The IOC met this morning to discuss the future of Chicago's bid for the 2016 Olympics
Chicago's 2016 Olympic team Saturday began the first of over a dozen presentations to the International Olympic Committee Evaluation Commission, which will help decide which city should host the 2016 Olympic Games. Commission members received a welcome via video from President Obama, who stressed Chicago's multi-cultural history, and diverse population.
"After your visit, you will discover the Chicago that I know, the city that I made my home, the city where my wife grew up, the city where we raised our daughters, just blocks from where these Games will be held," the President said. "Chicago is that most American of American cities."
He reminded commission members that this is his adopted hometown, and the city where the First Lady spent her childhood.
"In Chicago, we recognize though we come from vastly different stories, we are one people. After your visit, once you discover the Chicago I know ... I am confident you will discover you are already in the perfect host city."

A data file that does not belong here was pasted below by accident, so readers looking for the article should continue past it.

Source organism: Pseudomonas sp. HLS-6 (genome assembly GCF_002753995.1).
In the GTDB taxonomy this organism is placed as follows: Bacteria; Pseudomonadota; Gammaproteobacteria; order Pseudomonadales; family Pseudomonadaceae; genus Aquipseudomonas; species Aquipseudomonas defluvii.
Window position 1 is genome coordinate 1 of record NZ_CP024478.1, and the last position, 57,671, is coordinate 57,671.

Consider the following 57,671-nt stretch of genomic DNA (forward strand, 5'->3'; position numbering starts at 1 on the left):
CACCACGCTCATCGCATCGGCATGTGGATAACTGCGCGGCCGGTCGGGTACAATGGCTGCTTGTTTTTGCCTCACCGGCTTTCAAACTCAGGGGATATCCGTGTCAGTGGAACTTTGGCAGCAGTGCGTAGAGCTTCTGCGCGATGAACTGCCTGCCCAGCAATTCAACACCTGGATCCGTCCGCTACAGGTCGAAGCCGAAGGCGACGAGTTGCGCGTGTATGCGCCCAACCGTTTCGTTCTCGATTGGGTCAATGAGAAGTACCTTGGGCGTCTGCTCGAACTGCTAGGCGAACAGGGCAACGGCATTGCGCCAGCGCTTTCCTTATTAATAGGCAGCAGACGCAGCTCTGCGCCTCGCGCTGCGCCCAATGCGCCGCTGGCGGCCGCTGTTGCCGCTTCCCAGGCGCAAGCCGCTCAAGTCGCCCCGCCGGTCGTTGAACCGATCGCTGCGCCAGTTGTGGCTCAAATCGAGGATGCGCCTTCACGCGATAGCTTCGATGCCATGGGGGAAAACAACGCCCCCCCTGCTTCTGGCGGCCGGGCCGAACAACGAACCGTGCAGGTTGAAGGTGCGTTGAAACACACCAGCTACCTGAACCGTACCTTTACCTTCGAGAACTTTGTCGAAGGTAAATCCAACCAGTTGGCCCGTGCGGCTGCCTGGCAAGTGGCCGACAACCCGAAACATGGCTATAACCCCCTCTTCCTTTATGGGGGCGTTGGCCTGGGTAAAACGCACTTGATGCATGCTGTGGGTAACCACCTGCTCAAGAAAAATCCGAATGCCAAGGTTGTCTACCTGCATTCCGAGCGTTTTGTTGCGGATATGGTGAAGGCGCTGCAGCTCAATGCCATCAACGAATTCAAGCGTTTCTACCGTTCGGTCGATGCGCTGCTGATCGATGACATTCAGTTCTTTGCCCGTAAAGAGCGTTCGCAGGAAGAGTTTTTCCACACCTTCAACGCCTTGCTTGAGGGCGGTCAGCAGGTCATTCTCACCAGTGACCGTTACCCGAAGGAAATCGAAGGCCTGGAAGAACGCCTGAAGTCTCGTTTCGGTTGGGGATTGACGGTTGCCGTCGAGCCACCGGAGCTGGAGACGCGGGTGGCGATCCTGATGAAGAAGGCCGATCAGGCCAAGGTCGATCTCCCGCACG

Early Saturday morning, reporters were ushered through a quick walk-through of the presentation areas at the Sheraton Hotel, which will be ground zero of the Olympic effort for the next four days.
The route in passes by a "green room" where presenters stand-by for their moment before the committee. Then there is a "speaker ready room". The strains of "My Kind of Town" wafted from the sound system.
The actual presentation area has all the refinements of a high-tech U.N. meeting. Sitting in a semi-circle on the right side of the room is the Chicago 2016 team, flanked by their colleagues from the United States Olympic Committee. Behind them, a giant screen covering the wall projects images of the Chicago bid.
Opposite the Chicago team, the members of the IOC Evaluation Commission sit in a similar semi-circle with their staff. Below them, a glowing red digital clock faces the Chicago presenters, ticking away the time of each presentation. The room is lit in the soft gold and orange tones which are the predominant colors of the Chicago bid.
After the welcomes, which included not only the President but also Mayor Richard Daley and 2016 chief Patrick Ryan, the official presentations began. The first concerned the "vision, legacy, and concept" of the Chicago bid. Next came briefings on the Chicago venue plan, the proposed Olympic Village, hotel accomodations, transportation, and the city's weather.
Each presentation lasts between 30 and 45 minutes.
Tomorrow the IOC team will board buses for a tour of the majority of the proposed venue locations. 2016 officials have prayed for sunny days during the evaluation committee's visit, but one team member conceded to reporters today, "There could be some weather."
Forecasters have predicted a windy day, with an 80% chance of rain or snow tomorrow.